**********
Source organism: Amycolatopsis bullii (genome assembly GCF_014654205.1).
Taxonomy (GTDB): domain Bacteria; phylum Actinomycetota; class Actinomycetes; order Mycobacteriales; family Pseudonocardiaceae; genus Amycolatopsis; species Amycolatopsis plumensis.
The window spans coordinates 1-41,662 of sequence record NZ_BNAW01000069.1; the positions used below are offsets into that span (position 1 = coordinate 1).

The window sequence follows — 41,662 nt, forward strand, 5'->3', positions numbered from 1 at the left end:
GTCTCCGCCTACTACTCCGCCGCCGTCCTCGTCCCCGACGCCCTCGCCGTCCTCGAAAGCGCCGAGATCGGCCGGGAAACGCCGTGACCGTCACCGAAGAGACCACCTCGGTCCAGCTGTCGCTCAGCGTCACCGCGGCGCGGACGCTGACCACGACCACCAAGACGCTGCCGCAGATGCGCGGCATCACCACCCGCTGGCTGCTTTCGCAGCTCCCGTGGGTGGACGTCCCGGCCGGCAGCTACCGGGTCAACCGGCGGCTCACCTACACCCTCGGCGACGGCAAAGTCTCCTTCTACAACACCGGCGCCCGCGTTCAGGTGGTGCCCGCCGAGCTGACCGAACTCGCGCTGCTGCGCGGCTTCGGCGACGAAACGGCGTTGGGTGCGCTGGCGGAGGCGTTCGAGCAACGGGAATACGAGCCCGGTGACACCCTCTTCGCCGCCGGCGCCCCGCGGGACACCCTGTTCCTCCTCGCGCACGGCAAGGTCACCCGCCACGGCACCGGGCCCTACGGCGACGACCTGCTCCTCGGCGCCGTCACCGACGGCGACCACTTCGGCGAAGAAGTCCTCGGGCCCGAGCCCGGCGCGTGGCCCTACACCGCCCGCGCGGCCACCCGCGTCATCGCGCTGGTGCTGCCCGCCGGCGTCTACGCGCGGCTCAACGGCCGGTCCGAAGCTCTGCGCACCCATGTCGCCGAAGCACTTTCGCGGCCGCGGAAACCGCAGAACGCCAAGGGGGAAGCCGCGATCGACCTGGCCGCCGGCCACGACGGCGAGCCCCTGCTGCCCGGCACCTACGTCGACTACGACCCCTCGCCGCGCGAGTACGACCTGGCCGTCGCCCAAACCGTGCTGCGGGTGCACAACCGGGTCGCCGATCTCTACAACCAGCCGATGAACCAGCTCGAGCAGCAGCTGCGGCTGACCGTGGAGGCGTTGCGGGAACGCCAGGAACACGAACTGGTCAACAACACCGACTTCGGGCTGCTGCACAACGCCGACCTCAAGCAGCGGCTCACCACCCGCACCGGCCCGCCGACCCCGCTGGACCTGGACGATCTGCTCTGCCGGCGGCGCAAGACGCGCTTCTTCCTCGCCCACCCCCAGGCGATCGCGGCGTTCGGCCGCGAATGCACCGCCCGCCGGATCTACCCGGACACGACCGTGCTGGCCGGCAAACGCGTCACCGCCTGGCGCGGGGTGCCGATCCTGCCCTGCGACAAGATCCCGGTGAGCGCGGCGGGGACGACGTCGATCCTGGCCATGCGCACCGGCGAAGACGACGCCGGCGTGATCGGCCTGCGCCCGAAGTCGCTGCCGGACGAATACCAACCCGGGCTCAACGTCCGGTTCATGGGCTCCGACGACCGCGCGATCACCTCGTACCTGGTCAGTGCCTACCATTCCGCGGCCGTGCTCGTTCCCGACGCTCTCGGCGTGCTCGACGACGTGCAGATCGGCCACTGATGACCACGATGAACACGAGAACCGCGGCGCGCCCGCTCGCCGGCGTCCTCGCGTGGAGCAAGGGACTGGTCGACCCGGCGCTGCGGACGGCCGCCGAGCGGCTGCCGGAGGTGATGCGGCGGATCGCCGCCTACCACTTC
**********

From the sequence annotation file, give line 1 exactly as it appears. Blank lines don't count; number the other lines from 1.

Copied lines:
Source organism: Amycolatopsis bullii (genome assembly GCF_014654205.1).